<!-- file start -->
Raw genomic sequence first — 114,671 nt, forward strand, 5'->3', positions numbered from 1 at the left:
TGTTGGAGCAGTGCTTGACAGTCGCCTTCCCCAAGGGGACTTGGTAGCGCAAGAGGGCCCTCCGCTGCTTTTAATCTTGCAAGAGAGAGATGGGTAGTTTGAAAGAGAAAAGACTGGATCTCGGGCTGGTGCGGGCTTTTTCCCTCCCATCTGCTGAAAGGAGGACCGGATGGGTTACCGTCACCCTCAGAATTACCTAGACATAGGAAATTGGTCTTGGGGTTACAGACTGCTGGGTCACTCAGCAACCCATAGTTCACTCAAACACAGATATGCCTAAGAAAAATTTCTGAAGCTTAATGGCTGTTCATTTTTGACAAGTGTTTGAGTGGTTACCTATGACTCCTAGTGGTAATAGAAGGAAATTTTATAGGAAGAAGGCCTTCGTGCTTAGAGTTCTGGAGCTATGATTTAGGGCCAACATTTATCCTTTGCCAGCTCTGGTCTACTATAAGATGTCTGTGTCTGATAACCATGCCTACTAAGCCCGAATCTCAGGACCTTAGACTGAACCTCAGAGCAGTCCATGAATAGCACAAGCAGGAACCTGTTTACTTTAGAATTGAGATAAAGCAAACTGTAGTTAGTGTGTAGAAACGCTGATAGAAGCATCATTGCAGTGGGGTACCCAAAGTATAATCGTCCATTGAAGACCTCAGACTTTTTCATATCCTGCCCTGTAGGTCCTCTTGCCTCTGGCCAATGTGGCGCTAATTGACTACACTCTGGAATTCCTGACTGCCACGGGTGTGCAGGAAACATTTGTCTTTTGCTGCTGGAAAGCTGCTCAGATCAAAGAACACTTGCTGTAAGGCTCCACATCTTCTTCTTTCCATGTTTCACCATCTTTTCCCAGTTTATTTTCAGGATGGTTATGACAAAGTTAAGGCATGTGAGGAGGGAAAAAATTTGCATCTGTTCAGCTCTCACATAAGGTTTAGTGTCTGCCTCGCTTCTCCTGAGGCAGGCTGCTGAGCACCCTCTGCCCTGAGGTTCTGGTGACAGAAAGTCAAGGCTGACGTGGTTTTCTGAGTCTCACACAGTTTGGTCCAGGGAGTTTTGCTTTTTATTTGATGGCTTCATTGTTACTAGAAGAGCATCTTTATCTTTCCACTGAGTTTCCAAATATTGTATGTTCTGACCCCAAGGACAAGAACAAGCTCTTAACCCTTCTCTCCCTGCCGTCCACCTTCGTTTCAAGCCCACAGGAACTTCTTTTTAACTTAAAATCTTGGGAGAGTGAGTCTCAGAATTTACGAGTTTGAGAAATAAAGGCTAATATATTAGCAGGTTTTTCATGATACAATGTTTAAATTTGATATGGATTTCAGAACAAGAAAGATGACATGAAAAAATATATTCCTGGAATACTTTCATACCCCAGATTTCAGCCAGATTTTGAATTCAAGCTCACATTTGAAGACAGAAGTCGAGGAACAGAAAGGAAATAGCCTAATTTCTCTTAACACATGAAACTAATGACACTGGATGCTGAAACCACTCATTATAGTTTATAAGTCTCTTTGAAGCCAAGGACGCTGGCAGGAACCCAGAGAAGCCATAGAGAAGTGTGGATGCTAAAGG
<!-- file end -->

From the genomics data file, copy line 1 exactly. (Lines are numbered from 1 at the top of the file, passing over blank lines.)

Raw genomic sequence first — 114,671 nt, forward strand, 5'->3', positions numbered from 1 at the left: